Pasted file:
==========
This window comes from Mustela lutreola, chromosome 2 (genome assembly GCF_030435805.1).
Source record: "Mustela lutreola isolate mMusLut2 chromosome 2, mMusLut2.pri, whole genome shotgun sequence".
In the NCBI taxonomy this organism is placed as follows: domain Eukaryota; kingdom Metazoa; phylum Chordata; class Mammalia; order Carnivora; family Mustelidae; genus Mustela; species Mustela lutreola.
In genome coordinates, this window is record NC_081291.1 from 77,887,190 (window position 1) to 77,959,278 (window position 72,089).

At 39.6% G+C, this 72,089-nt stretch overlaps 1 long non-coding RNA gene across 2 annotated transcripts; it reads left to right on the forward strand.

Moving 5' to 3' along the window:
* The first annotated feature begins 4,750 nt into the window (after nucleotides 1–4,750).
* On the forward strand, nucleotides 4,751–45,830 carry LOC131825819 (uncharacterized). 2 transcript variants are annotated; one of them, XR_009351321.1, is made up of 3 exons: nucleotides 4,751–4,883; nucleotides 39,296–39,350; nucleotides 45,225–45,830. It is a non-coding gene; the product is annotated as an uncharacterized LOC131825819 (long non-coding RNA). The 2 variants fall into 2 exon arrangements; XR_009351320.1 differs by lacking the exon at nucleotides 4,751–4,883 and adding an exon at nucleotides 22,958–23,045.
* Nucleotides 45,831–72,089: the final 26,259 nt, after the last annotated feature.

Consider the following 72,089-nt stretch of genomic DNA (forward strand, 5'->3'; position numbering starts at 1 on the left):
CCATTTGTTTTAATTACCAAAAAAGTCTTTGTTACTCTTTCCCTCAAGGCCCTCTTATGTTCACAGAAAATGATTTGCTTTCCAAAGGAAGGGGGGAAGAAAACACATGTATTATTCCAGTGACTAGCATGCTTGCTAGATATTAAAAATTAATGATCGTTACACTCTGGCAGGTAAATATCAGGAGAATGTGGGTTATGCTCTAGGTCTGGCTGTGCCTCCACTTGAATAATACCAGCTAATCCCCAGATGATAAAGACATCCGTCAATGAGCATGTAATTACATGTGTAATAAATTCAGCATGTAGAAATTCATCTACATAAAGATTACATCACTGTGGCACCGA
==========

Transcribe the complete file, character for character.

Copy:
This window comes from Mustela lutreola, chromosome 2 (genome assembly GCF_030435805.1).
Source record: "Mustela lutreola isolate mMusLut2 chromosome 2, mMusLut2.pri, whole genome shotgun sequence".
In the NCBI taxonomy this organism is placed as follows: domain Eukaryota; kingdom Metazoa; phylum Chordata; class Mammalia; order Carnivora; family Mustelidae; genus Mustela; species Mustela lutreola.
In genome coordinates, this window is record NC_081291.1 from 77,887,190 (window position 1) to 77,959,278 (window position 72,089).

At 39.6% G+C, this 72,089-nt stretch overlaps 1 long non-coding RNA gene across 2 annotated transcripts; it reads left to right on the forward strand.

Moving 5' to 3' along the window:
* The first annotated feature begins 4,750 nt into the window (after nucleotides 1–4,750).
* On the forward strand, nucleotides 4,751–45,830 carry LOC131825819 (uncharacterized). 2 transcript variants are annotated; one of them, XR_009351321.1, is made up of 3 exons: nucleotides 4,751–4,883; nucleotides 39,296–39,350; nucleotides 45,225–45,830. It is a non-coding gene; the product is annotated as an uncharacterized LOC131825819 (long non-coding RNA). The 2 variants fall into 2 exon arrangements; XR_009351320.1 differs by lacking the exon at nucleotides 4,751–4,883 and adding an exon at nucleotides 22,958–23,045.
* Nucleotides 45,831–72,089: the final 26,259 nt, after the last annotated feature.

Consider the following 72,089-nt stretch of genomic DNA (forward strand, 5'->3'; position numbering starts at 1 on the left):
CCATTTGTTTTAATTACCAAAAAAGTCTTTGTTACTCTTTCCCTCAAGGCCCTCTTATGTTCACAGAAAATGATTTGCTTTCCAAAGGAAGGGGGGAAGAAAACACATGTATTATTCCAGTGACTAGCATGCTTGCTAGATATTAAAAATTAATGATCGTTACACTCTGGCAGGTAAATATCAGGAGAATGTGGGTTATGCTCTAGGTCTGGCTGTGCCTCCACTTGAATAATACCAGCTAATCCCCAGATGATAAAGACATCCGTCAATGAGCATGTAATTACATGTGTAATAAATTCAGCATGTAGAAATTCATCTACATAAAGATTACATCACTGTGGCACCGA